How to Become an Undercover Cop

by Clayton Browne, Demand Media Google
    Undercover police officers dress to fit in with the crowd they are hanging out with.

    Undercover police officers dress to fit in with the crowd they are hanging out with.

    While there are a few jobs at a police department that are safe and relatively stress-free, most police-related employment that involves direct contact with the public is potentially dangerous and therefore stressful. One of the most dangerous jobs for a police officer is to work undercover. Undercover officers are often picked out as early as the police academy, usually because they have the right combination of physical and social characteristics to fit in with a group targeted for police infiltration. Undercover cops typically receive additional training in the "culture" of the group to fit in as naturally as possible.

    Step 1

    Graduate from high school or earn your G.E.D. A high school diploma or equivalent is the minimum educational requirement to become a police officer, and a number of departments are requiring new officers to have earned some college credits in criminal justice and other relevant areas. You must be 21 years old, in reasonable physical condition and have a driver's license to become an officer.

    Step 2

    Apply to your local police department or the police department of another city of your choice. The application process typically includes a couple of assessment exams, a drug screening, a thorough background check, including a credit report and criminal history check, as well as a series of interviews and possibly a lie detector test.

    Step 3

    Attend and graduate from your department's police academy. Most reasonably large cities have their own police academy training program, but smaller communities usually send their police officer cadets to a regional or state academy. Police academies include physical training and use of firearms, as well as classes in constitutional law, civil rights and due process, and familiarization with state and local laws. Express your interest in undercover work after a few weeks of academy training.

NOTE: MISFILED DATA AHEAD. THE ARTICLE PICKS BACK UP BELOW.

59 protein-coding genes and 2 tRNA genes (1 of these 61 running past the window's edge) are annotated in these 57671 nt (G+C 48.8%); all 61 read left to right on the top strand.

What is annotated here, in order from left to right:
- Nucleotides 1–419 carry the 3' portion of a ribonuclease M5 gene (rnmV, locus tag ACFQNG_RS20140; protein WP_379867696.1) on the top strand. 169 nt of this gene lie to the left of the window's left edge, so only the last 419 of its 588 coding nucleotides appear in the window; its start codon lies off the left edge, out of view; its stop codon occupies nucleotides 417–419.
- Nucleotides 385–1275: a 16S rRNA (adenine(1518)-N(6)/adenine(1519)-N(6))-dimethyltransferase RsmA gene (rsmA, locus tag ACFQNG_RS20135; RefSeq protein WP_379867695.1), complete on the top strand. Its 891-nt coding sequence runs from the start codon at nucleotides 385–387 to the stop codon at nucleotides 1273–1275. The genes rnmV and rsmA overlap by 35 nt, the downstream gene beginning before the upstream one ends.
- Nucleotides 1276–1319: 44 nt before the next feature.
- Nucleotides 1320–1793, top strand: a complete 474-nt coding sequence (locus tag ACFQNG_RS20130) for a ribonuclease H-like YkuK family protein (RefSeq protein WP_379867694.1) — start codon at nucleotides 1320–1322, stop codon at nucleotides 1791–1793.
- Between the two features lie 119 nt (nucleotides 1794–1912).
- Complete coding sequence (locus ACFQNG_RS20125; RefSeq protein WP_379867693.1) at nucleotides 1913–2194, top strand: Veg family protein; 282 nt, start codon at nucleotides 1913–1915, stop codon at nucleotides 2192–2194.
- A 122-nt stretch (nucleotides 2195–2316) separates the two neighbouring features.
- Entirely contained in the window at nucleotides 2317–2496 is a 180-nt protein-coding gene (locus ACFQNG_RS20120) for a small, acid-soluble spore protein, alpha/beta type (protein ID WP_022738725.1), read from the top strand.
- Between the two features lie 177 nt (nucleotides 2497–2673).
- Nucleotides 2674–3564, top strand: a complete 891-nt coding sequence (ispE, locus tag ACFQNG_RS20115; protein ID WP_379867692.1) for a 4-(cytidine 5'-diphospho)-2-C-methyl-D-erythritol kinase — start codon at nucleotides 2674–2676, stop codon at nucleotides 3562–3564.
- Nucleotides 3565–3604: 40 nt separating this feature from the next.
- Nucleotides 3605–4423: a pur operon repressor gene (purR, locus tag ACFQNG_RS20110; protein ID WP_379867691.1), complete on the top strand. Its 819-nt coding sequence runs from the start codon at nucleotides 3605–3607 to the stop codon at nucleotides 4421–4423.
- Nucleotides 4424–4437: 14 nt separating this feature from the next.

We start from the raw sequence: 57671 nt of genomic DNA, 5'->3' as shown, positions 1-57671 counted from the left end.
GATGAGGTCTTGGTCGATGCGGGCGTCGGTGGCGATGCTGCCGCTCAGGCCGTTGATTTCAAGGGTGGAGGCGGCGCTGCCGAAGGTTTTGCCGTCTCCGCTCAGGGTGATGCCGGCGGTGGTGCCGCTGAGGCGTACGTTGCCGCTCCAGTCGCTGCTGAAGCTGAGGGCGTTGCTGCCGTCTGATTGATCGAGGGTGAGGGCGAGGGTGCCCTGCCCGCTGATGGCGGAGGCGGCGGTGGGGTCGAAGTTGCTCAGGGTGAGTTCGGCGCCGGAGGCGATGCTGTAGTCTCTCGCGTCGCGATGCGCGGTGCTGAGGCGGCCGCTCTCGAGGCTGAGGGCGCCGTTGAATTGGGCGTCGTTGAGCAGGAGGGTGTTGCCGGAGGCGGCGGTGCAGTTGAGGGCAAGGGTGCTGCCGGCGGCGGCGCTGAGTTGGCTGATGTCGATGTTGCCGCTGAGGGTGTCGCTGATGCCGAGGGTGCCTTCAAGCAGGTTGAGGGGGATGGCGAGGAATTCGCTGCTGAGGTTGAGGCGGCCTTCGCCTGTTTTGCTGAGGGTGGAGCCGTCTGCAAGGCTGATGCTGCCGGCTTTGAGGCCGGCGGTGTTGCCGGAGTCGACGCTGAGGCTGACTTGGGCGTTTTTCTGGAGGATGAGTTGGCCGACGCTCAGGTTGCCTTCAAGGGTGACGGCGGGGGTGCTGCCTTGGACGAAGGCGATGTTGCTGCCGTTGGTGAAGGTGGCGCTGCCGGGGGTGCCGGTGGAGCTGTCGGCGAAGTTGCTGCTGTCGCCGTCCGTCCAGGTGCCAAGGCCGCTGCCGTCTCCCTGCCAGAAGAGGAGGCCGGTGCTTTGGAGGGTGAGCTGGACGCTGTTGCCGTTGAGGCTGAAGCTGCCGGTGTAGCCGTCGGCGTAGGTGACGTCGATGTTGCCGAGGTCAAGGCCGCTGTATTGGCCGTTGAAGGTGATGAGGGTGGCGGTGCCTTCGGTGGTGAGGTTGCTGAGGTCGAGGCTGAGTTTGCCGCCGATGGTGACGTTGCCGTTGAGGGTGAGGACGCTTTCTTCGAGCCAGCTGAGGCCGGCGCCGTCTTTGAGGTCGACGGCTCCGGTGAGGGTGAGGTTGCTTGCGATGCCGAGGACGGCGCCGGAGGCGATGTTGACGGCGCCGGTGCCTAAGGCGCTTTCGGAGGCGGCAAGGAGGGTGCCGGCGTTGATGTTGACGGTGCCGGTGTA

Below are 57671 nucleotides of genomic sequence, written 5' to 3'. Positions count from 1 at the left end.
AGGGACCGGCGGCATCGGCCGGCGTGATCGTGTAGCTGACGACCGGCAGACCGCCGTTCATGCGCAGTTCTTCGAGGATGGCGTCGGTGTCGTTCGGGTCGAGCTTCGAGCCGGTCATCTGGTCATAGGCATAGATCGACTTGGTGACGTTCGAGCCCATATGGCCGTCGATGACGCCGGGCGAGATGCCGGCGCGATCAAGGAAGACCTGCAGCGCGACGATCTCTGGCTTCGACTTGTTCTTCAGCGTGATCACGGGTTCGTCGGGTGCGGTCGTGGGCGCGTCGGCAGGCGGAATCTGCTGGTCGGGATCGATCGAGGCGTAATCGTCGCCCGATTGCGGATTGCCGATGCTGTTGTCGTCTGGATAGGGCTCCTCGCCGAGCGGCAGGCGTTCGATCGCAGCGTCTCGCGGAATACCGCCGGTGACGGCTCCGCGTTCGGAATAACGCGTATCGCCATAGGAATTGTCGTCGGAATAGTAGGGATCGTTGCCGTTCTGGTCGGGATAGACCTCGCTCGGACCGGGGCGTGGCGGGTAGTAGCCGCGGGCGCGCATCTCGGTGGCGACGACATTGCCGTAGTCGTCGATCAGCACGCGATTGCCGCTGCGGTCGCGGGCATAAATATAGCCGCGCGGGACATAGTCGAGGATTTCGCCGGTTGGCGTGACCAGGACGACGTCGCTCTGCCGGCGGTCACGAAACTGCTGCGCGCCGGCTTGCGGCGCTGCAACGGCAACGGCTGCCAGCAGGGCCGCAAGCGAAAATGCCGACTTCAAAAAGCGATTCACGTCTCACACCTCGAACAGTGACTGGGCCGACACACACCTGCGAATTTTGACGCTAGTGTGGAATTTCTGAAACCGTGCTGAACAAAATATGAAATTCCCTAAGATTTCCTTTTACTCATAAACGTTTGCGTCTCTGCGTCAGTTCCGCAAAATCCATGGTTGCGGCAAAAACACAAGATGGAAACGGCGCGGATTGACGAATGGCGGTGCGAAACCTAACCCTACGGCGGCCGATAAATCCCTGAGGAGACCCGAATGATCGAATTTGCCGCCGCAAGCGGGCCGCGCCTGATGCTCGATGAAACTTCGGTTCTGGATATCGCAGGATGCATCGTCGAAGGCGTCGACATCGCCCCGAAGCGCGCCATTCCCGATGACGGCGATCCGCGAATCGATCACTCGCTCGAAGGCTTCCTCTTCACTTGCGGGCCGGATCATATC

Step 4

    Apply for undercover work relatively soon after you graduate if you were not selected at the academy. Most police departments prefer to use new police officers in undercover assignments as their faces are not known to the criminals. Working a patrol beat could compromise your chances for undercover work.

    Tip

    • Get in decent physical shape before you attend the police academy. You have to meet physical training criteria to graduate, and you don't want to be struggling around the track trying to get yourself in shape at the same time you are learning important job skills.

    About the Author

    Clayton Browne has been writing professionally since 1994. He has written and edited everything from science fiction to semiconductor patents to dissertations in linguistics, having worked for Holt, Rinehart & Winston, Steck-Vaughn and The Psychological Corp. Browne has a Master of Science in linguistic anthropology from the University of Wisconsin-Milwaukee.

    Photo Credits

    • NA/PhotoObjects.net/Getty Images